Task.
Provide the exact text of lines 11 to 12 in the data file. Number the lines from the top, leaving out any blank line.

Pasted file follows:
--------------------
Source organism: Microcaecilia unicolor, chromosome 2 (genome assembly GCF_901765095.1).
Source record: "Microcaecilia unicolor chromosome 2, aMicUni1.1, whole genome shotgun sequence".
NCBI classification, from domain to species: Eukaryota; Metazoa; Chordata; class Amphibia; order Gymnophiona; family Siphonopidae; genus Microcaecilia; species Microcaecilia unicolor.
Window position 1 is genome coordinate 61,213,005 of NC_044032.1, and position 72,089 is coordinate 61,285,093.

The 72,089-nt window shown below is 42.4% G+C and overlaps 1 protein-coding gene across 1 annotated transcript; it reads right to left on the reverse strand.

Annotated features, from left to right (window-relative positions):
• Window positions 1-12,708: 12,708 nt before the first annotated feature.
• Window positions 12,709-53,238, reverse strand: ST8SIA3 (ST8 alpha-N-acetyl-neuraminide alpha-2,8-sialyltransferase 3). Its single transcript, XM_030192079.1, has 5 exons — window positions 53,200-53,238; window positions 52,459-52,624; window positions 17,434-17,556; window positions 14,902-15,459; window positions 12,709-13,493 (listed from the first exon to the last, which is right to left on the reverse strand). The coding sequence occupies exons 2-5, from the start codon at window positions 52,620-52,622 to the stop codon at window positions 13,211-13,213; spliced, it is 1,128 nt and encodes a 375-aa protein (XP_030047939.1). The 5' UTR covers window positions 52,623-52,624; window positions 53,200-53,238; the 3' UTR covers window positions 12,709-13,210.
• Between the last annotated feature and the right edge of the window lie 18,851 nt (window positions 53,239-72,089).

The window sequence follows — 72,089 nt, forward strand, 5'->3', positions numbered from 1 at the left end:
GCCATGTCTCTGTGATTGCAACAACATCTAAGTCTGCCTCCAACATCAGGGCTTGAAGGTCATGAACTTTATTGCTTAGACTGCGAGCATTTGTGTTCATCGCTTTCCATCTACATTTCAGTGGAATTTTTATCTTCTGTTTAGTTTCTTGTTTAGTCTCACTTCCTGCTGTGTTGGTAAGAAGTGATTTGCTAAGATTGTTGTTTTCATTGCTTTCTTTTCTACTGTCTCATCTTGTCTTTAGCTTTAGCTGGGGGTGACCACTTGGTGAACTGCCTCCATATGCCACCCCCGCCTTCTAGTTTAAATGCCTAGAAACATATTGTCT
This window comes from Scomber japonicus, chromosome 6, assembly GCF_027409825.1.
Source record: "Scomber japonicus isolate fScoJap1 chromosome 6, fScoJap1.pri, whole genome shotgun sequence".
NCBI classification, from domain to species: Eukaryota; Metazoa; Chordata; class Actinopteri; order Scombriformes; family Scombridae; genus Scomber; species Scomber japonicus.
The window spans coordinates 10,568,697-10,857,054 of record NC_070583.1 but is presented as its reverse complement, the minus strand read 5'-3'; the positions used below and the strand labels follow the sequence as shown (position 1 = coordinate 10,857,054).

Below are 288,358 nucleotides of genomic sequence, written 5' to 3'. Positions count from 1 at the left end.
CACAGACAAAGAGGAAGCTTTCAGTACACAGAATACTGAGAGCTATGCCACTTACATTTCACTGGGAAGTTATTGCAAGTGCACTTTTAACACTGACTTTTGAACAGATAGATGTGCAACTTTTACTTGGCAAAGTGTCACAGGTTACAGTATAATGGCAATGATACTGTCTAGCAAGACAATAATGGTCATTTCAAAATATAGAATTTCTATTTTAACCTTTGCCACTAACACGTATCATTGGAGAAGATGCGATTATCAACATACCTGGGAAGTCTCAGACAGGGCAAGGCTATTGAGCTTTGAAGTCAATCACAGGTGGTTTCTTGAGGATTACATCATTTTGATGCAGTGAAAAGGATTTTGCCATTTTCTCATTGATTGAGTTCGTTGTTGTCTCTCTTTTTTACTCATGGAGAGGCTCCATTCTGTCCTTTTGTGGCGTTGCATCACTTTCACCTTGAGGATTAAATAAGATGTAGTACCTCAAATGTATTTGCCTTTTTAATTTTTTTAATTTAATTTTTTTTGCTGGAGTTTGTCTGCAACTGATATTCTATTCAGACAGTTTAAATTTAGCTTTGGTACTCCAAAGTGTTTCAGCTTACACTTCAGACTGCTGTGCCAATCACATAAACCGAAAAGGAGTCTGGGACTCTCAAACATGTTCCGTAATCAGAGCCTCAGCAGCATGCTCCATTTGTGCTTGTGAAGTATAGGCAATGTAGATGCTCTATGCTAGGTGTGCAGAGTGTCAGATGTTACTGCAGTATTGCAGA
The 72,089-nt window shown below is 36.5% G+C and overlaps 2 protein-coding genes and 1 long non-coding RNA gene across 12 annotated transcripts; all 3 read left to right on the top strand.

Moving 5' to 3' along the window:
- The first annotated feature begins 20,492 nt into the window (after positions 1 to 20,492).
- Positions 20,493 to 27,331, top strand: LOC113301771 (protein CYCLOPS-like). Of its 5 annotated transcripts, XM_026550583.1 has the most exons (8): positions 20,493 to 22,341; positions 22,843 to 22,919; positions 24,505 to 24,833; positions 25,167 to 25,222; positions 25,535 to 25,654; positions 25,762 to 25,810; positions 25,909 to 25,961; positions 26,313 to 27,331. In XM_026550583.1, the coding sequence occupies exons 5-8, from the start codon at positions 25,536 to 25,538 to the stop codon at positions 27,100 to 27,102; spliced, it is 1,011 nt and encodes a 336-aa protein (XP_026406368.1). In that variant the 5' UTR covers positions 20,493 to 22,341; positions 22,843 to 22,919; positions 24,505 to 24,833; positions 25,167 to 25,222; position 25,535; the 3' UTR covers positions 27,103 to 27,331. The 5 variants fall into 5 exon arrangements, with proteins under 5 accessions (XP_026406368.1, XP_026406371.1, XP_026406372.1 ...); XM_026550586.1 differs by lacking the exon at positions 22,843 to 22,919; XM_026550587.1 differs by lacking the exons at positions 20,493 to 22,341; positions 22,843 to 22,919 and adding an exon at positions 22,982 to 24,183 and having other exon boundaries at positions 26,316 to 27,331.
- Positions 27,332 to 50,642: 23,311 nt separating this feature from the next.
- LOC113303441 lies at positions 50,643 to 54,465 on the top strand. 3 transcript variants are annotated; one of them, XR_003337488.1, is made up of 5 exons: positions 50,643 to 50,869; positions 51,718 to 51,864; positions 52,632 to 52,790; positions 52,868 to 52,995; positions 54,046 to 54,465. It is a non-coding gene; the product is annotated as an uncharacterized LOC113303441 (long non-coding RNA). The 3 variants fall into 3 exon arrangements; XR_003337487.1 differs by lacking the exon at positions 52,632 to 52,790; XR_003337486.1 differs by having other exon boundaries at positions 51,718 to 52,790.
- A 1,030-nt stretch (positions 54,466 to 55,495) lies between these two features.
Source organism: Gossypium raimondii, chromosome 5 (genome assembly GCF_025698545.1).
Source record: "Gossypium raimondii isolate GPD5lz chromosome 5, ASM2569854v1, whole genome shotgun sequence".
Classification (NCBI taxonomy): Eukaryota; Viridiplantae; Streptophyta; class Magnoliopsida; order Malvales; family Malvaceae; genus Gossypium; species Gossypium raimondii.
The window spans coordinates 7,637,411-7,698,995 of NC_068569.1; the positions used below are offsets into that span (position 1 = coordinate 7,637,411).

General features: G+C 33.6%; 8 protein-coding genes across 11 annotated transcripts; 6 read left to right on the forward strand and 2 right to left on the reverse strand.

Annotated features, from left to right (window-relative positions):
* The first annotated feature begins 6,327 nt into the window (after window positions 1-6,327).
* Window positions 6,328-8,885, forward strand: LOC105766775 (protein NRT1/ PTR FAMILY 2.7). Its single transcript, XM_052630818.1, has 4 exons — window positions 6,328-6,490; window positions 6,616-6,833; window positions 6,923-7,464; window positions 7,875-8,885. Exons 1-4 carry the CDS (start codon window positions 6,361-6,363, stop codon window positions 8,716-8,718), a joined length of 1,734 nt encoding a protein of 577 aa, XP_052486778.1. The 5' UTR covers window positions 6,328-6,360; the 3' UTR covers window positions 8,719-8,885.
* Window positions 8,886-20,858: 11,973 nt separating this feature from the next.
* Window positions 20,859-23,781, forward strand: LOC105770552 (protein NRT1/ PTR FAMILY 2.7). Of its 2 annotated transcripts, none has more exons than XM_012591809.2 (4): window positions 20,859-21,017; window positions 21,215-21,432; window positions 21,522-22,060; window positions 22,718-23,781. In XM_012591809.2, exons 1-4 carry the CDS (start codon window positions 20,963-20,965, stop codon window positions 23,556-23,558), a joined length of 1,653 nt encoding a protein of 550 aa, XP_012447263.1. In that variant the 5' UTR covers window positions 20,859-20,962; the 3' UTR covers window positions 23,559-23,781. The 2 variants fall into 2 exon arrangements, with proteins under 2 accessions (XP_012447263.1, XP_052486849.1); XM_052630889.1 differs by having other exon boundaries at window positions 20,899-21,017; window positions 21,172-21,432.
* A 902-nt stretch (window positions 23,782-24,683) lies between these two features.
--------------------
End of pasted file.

GCCATGTCTCTGTGATTGCAACAACATCTAAGTCTGCCTCCAACATCAGGGCTTGAAGGTCATGAACTTTATTGCTTAGACTGCGAGCATTTGTGTTCATCGCTTTCCATCTACATTTCAGTGGAATTTTTATCTTCTGTTTAGTTTCTTGTTTAGTCTCACTTCCTGCTGTGTTGGTAAGAAGTGATTTGCTAAGATTGTTGTTTTCATTGCTTTCTTTTCTACTGTCTCATCTTGTCTTTAGCTTTAGCTGGGGGTGACCACTTGGTGAACTGCCTCCATATGCCACCCCCGCCTTCTAGTTTAAATGCCTAGAAACATATTGTCT
This window comes from Scomber japonicus, chromosome 6, assembly GCF_027409825.1.